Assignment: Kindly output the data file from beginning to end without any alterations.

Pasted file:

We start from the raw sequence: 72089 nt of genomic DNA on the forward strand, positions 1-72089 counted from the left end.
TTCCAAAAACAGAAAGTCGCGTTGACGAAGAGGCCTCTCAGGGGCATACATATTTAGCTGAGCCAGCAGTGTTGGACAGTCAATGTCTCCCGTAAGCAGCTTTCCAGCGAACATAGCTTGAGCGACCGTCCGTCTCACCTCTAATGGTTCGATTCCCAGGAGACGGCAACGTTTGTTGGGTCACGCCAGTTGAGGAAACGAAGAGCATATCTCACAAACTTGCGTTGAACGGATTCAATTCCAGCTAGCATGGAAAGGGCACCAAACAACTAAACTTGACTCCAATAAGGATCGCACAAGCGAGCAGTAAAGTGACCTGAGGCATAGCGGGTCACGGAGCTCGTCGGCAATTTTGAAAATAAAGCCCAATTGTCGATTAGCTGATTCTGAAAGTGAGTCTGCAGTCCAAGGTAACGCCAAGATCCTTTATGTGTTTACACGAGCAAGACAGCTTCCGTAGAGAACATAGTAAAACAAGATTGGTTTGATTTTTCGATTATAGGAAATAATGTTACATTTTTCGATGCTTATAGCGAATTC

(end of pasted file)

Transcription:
We start from the raw sequence: 72089 nt of genomic DNA on the forward strand, positions 1-72089 counted from the left end.
TTCCAAAAACAGAAAGTCGCGTTGACGAAGAGGCCTCTCAGGGGCATACATATTTAGCTGAGCCAGCAGTGTTGGACAGTCAATGTCTCCCGTAAGCAGCTTTCCAGCGAACATAGCTTGAGCGACCGTCCGTCTCACCTCTAATGGTTCGATTCCCAGGAGACGGCAACGTTTGTTGGGTCACGCCAGTTGAGGAAACGAAGAGCATATCTCACAAACTTGCGTTGAACGGATTCAATTCCAGCTAGCATGGAAAGGGCACCAAACAACTAAACTTGACTCCAATAAGGATCGCACAAGCGAGCAGTAAAGTGACCTGAGGCATAGCGGGTCACGGAGCTCGTCGGCAATTTTGAAAATAAAGCCCAATTGTCGATTAGCTGATTCTGAAAGTGAGTCTGCAGTCCAAGGTAACGCCAAGATCCTTTATGTGTTTACACGAGCAAGACAGCTTCCGTAGAGAACATAGTAAAACAAGATTGGTTTGATTTTTCGATTATAGGAAATAATGTTACATTTTTCGATGCTTATAGCGAATTC